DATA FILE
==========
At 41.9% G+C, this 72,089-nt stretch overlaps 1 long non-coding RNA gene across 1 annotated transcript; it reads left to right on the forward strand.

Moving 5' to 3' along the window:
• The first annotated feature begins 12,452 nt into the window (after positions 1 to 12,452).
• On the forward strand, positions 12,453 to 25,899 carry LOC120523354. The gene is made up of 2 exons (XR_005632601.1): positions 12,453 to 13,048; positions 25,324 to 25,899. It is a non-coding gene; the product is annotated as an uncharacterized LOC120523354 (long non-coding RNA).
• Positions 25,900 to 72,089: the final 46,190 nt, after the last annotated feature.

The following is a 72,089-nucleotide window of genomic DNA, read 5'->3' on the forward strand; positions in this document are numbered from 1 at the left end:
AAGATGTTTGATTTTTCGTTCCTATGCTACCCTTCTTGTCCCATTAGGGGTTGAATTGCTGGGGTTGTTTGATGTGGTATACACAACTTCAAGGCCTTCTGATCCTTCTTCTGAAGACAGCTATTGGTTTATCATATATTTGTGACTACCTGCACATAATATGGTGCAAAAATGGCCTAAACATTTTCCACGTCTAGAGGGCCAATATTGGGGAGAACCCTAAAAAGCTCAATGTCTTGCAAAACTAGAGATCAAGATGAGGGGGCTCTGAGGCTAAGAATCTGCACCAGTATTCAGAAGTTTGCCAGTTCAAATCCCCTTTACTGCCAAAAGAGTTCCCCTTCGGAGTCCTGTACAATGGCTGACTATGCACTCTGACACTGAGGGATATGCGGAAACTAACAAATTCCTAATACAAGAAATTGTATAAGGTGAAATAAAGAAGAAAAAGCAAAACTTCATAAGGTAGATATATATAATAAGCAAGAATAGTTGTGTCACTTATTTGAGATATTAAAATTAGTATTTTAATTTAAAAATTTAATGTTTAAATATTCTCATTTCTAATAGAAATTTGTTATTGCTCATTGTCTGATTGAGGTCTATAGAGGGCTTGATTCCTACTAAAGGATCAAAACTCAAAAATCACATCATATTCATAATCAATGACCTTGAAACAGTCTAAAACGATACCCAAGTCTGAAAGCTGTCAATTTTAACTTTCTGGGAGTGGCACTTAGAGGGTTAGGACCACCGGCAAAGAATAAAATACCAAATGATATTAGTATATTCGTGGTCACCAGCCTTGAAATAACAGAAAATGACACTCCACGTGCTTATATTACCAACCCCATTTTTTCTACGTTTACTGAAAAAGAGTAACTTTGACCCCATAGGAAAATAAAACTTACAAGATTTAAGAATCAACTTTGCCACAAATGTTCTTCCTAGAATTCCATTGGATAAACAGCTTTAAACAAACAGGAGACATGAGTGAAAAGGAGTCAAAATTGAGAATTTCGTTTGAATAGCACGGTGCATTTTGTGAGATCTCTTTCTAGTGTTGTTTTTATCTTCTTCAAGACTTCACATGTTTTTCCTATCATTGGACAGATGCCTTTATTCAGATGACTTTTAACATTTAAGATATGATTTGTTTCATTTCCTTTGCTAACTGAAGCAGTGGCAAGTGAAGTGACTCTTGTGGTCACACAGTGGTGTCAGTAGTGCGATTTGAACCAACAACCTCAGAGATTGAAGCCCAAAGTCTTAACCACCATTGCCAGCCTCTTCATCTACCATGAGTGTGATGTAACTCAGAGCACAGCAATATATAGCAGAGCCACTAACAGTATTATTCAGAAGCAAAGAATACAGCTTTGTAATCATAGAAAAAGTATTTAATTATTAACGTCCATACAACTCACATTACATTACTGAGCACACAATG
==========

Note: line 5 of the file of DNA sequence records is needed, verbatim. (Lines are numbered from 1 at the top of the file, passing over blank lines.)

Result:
• Positions 25,900 to 72,089: the final 46,190 nt, after the last annotated feature.